I always learn some new vocabulary when I'm at LAGB. Sometimes from the language tutorial (every year there's an in-depth look at an unfamiliar language), sometimes just from examples in the papers. Last year, for instance, I learnt that Swahili for lion is simba, presumably where the lovable yet headstrong (and somewhat dim) character in The Lion King gets his name.
This year I learnt that Turkish for man is adam. It's also the same in Hebrew, I think, as the name of Adam (the Biblical one) is supposed to be from Hebrew. People seem to disagree over what it means though - it also means red, like the earth (which Adam was supposedly made from). However, this new word is not surprising, only mildly interesting.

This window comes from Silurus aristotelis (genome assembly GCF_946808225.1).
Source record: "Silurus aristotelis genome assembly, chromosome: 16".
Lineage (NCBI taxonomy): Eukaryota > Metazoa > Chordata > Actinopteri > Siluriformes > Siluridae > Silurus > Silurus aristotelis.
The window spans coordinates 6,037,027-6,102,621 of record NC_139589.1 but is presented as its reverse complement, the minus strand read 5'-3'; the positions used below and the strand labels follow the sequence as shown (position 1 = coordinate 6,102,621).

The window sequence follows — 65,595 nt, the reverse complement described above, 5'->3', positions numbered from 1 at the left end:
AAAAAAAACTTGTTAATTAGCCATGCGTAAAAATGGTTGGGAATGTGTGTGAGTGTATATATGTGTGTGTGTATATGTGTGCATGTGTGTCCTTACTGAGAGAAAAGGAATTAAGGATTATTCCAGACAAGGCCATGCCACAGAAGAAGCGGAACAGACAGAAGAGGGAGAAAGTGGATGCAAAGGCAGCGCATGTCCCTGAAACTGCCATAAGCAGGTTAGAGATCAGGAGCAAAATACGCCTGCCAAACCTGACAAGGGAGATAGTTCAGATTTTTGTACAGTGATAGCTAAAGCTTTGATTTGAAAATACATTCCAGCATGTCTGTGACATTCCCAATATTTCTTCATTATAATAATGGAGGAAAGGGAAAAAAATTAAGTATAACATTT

I also learnt the Tundra Nenets word for bread, which is na'an. Tundra Nenets is a Samoyedic Uralic language spoken in Russia. We get the word naan from Urdu (or Persian, according to the OED), which is a whole lot different from Nenets. I don't think there's been a lot of contact between northern Russian peoples and Urdu speakers, so what the heck is going on here? Could it be just coincidence?